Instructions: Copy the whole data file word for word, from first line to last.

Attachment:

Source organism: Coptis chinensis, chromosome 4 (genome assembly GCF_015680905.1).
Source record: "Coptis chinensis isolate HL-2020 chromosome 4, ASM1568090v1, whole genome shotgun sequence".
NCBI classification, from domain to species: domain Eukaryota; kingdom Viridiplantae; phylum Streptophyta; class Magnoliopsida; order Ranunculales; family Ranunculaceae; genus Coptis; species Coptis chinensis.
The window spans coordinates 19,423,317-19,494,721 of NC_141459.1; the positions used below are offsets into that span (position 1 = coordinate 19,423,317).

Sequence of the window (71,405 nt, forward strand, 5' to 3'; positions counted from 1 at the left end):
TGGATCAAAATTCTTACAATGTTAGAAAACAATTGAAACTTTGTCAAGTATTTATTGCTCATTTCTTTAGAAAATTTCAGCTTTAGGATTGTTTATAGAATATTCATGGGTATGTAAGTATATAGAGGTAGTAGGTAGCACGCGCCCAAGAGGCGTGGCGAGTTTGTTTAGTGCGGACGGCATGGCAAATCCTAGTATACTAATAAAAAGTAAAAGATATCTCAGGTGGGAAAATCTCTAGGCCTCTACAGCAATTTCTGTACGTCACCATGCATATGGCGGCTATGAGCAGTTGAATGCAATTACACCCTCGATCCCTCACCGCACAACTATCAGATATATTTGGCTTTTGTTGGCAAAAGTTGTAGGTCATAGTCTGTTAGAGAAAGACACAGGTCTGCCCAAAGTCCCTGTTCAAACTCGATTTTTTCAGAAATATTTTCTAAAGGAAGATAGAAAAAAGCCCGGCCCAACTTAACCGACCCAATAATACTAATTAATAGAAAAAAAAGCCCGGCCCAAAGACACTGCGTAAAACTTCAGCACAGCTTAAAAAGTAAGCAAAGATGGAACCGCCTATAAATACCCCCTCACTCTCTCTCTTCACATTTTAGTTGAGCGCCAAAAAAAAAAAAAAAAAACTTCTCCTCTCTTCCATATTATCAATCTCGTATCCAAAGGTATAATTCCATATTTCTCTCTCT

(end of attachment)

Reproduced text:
Source organism: Coptis chinensis, chromosome 4 (genome assembly GCF_015680905.1).
Source record: "Coptis chinensis isolate HL-2020 chromosome 4, ASM1568090v1, whole genome shotgun sequence".
NCBI classification, from domain to species: domain Eukaryota; kingdom Viridiplantae; phylum Streptophyta; class Magnoliopsida; order Ranunculales; family Ranunculaceae; genus Coptis; species Coptis chinensis.
The window spans coordinates 19,423,317-19,494,721 of NC_141459.1; the positions used below are offsets into that span (position 1 = coordinate 19,423,317).

Sequence of the window (71,405 nt, forward strand, 5' to 3'; positions counted from 1 at the left end):
TGGATCAAAATTCTTACAATGTTAGAAAACAATTGAAACTTTGTCAAGTATTTATTGCTCATTTCTTTAGAAAATTTCAGCTTTAGGATTGTTTATAGAATATTCATGGGTATGTAAGTATATAGAGGTAGTAGGTAGCACGCGCCCAAGAGGCGTGGCGAGTTTGTTTAGTGCGGACGGCATGGCAAATCCTAGTATACTAATAAAAAGTAAAAGATATCTCAGGTGGGAAAATCTCTAGGCCTCTACAGCAATTTCTGTACGTCACCATGCATATGGCGGCTATGAGCAGTTGAATGCAATTACACCCTCGATCCCTCACCGCACAACTATCAGATATATTTGGCTTTTGTTGGCAAAAGTTGTAGGTCATAGTCTGTTAGAGAAAGACACAGGTCTGCCCAAAGTCCCTGTTCAAACTCGATTTTTTCAGAAATATTTTCTAAAGGAAGATAGAAAAAAGCCCGGCCCAACTTAACCGACCCAATAATACTAATTAATAGAAAAAAAAGCCCGGCCCAAAGACACTGCGTAAAACTTCAGCACAGCTTAAAAAGTAAGCAAAGATGGAACCGCCTATAAATACCCCCTCACTCTCTCTCTTCACATTTTAGTTGAGCGCCAAAAAAAAAAAAAAAAAACTTCTCCTCTCTTCCATATTATCAATCTCGTATCCAAAGGTATAATTCCATATTTCTCTCTCT